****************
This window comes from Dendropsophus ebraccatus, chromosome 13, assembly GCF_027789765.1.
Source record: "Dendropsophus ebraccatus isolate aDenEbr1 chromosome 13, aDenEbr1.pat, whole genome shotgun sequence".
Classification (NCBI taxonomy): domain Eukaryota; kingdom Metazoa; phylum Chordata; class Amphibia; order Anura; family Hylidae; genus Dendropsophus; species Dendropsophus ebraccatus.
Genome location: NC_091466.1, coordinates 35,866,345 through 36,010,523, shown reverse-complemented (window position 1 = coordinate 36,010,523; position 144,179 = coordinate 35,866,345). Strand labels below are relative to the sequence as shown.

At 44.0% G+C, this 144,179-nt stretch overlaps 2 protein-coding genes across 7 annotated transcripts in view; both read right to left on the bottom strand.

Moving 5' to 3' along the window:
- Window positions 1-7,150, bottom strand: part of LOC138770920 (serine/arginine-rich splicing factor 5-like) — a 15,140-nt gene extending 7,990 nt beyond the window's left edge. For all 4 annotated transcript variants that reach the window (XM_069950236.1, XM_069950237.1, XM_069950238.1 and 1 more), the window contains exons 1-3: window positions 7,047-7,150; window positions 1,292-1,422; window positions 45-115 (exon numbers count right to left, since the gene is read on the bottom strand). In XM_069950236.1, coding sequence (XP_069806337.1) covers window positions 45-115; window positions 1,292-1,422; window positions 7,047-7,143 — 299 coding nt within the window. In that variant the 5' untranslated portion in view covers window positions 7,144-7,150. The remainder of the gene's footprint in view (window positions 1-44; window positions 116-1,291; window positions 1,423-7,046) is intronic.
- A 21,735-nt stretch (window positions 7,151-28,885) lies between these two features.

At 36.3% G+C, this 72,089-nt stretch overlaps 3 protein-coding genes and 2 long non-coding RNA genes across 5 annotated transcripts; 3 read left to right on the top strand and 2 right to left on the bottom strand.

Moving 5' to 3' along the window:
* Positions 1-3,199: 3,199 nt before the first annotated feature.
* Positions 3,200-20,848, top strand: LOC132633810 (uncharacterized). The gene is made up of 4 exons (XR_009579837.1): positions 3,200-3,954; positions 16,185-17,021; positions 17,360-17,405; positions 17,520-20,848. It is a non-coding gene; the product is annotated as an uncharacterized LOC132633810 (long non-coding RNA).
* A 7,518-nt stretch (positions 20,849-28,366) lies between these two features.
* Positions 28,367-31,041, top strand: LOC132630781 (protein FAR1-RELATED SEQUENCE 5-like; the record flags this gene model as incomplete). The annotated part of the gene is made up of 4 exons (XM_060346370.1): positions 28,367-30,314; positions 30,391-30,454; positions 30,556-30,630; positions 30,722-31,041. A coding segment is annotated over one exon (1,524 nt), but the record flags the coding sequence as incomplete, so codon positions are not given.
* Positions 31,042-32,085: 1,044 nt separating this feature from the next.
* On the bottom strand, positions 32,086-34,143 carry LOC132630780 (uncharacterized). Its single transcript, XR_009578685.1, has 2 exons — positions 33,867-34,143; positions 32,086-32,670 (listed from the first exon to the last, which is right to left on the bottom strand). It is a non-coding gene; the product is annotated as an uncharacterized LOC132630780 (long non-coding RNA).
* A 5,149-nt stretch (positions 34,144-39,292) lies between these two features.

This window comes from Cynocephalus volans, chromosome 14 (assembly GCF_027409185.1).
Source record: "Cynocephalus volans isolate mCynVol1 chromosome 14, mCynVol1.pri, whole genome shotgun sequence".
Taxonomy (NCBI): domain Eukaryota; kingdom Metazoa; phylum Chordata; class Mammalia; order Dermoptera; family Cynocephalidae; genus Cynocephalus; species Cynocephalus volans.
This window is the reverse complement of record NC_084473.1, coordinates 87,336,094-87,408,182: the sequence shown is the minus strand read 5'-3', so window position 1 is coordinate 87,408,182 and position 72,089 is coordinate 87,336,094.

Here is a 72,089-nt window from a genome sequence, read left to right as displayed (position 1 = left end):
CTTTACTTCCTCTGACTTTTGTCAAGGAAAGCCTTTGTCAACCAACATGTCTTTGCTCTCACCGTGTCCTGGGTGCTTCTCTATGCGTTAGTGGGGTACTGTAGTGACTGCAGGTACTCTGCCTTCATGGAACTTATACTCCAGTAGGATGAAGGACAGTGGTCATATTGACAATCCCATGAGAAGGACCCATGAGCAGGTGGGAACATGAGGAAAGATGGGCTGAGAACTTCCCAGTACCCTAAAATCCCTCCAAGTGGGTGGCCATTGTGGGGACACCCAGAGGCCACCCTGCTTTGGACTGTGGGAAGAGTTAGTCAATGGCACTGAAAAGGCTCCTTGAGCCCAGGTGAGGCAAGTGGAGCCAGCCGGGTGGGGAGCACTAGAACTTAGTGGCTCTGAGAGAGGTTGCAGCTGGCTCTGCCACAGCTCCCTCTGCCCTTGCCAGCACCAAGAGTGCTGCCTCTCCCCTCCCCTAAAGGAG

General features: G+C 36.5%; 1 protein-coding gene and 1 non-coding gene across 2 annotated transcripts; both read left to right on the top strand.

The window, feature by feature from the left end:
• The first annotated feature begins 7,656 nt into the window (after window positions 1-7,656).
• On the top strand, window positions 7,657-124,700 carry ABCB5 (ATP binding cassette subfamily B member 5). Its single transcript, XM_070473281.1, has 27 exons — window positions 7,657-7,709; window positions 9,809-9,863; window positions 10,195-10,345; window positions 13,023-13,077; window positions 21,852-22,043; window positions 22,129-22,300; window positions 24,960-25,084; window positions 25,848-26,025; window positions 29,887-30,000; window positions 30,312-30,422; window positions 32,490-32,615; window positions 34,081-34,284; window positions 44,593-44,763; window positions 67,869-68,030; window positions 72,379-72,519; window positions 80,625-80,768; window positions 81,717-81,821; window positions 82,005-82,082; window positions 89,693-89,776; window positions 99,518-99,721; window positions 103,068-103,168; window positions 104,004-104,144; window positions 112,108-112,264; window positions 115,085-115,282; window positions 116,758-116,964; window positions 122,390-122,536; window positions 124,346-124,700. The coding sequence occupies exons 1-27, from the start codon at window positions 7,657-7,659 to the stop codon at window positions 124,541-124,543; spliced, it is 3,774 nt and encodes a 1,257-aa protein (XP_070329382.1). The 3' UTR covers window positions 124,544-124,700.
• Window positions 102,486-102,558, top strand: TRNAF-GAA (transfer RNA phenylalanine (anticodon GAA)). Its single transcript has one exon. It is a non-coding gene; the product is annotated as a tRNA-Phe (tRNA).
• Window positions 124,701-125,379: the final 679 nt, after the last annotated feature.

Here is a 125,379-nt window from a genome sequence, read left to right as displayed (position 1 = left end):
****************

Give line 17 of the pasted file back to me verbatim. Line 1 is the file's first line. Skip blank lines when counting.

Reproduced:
* A 5,149-nt stretch (positions 34,144-39,292) lies between these two features.